HANA • Halibut Association of North America • PO Box 872 • Deming, WA 98244 • 360-592-3116
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Protecting, Promoting, and Strengthening the Pacific Halibut Industry Since 1961

Halibut Schooner The Dorothy
The Dorothy - an early halibut schooner


The Pacific halibut commercial fishery began in the late 1800’s. Then, as now, processors valued their close ties to the men and women who skippered the halibut boats and made up the coastal communities. The processing industry continues to be an important economic partner with these communities, many of which are located in remote areas of Alaska and British Columbia.

Today’s commercial Pacific halibut industry started in the Strait of Juan de Fuca, a passage between the U.S. and Canada known for its beauty, strong tidal currents, and unpredictable weather. It took some skill to fish, land, and ice halibut aboard a sailing vessel in 1890. Most of the smaller sailboats delivered to the nearby settlements of Victoria, B.C. and Pt. Townsend, WA.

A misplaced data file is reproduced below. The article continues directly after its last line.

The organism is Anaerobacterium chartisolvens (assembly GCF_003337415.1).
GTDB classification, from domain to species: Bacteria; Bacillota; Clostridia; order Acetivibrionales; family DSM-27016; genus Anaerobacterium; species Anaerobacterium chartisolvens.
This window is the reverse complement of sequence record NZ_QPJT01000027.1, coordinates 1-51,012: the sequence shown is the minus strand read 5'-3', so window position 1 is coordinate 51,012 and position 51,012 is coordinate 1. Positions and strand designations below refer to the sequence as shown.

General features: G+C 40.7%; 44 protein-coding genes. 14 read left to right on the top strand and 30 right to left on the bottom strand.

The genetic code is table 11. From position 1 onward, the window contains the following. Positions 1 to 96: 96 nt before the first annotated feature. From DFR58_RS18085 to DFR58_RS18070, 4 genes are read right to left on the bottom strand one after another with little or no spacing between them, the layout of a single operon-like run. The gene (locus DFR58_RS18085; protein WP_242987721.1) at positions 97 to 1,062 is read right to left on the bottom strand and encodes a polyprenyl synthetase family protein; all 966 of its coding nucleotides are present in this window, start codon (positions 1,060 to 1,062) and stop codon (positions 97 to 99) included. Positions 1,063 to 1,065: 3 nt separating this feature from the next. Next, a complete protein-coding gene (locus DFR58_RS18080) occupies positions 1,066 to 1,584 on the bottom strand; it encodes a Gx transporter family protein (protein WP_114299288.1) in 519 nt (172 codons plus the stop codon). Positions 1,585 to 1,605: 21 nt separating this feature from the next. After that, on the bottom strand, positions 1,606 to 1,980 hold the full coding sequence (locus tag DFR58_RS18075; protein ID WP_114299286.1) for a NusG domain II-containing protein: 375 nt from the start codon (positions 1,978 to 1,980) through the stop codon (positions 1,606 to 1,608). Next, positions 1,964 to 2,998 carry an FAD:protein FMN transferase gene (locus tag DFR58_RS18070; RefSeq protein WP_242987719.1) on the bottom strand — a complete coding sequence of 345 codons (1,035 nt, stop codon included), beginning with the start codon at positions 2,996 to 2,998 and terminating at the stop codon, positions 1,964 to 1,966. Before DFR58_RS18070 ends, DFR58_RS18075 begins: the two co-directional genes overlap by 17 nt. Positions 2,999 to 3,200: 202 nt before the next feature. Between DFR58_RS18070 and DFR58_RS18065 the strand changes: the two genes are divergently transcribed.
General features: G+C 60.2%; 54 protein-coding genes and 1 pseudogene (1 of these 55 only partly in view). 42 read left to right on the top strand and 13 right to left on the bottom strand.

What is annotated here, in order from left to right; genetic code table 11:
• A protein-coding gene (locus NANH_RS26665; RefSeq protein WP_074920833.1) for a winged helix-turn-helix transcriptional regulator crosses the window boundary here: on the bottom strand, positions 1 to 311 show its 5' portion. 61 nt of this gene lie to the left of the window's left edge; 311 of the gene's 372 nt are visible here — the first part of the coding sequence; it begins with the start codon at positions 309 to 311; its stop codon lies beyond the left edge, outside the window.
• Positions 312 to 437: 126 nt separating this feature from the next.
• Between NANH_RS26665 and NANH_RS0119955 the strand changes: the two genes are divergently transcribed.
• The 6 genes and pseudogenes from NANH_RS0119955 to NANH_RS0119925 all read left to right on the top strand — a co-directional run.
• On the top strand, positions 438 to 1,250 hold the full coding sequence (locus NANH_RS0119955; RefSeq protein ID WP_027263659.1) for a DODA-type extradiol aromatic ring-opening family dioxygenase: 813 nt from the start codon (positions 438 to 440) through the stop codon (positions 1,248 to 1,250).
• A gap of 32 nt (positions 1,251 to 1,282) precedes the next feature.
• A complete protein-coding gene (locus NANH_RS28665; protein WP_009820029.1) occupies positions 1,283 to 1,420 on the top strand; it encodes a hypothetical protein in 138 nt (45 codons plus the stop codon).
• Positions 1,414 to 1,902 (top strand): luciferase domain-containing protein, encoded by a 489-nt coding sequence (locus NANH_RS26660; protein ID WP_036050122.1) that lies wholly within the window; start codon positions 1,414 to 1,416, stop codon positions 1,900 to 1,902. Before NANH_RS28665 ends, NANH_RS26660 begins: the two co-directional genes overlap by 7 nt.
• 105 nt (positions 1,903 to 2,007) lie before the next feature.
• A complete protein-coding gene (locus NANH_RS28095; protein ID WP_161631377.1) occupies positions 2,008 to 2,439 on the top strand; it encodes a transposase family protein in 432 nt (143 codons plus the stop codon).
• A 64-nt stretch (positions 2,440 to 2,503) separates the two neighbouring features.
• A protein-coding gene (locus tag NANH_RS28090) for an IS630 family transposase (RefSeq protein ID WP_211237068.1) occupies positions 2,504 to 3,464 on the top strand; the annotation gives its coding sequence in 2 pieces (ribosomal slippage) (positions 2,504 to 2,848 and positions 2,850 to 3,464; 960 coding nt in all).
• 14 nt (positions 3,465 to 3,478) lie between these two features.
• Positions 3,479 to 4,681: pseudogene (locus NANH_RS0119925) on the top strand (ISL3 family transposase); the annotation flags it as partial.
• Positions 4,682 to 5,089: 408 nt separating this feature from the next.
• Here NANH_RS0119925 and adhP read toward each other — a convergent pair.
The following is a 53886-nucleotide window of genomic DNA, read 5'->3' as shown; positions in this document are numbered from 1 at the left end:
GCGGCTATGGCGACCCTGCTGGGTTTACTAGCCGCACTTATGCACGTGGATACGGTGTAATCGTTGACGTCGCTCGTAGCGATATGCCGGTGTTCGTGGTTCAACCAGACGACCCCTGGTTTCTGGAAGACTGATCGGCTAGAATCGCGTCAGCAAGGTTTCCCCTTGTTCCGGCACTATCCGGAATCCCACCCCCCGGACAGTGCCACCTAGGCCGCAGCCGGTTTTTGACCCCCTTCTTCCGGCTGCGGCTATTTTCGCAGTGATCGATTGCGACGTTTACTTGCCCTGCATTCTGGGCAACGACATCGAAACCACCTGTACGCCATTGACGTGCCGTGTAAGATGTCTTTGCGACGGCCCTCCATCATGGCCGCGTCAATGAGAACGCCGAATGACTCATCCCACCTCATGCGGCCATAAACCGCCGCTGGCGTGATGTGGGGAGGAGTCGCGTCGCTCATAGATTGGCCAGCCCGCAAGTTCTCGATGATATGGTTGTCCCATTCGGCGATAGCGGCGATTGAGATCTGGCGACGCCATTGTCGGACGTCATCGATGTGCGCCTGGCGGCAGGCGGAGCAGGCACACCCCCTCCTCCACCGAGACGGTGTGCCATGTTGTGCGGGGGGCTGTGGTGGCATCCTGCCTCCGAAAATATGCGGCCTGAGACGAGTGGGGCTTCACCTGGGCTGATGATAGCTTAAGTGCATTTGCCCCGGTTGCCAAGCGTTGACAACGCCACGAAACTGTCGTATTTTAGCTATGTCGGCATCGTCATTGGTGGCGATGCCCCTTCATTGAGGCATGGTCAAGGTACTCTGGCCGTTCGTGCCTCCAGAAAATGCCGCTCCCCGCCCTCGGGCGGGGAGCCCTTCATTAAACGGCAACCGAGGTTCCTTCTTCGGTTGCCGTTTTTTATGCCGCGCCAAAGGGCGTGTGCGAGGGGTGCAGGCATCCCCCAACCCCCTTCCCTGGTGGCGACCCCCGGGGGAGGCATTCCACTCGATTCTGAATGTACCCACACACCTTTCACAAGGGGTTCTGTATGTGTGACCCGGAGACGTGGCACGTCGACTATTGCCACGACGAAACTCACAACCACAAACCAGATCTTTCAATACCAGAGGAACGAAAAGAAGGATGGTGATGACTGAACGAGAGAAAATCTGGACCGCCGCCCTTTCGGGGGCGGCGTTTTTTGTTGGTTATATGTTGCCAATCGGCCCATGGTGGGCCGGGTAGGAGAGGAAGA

As the East Coast halibut fishery dwindled, word of the great abundance of Pacific halibut reached New England, where skippers were ready to try their hand in unfamiliar waters.
From F. Heward Bell’s The Pacific Halibut, The Resource and the Fishery: “The only vessels of a substantial size during the period of sail were the three that arrived on the coast in 1888 from New England, the Oscar and Hattie, Edward E. Webster, and the Mollie Adams. They were the typical Gloucester schooner ranging from 81 to 117 tons each with six dories carried in the waist of the vessel and a crew of about 14—the number depending on the number of two-man dories carried.”

By 1900 the sailing fleet all had auxiliary gas engines and began to supplement the production of much larger, company-owned steamers. Increasing vessel and engine sizes meant the fleet could range beyond these waters to Southeast Alaska and further offshore. Glacier ice was used to keep the catch cold and for re-packing at the terminal.

The era of steamers lasted until 1920, when it was clear that owner-operated vessels could deliver halibut more efficiently and economically. Less than 30 large halibut steamers made up the fleet during this period. Each vessel was responsible for an annual catch of nearly three million pounds.

In 1944, nets were outlawed and all commercial halibut were caught with a set-line: long lines with baited hooks attached at intervals that are set on the ocean bottom.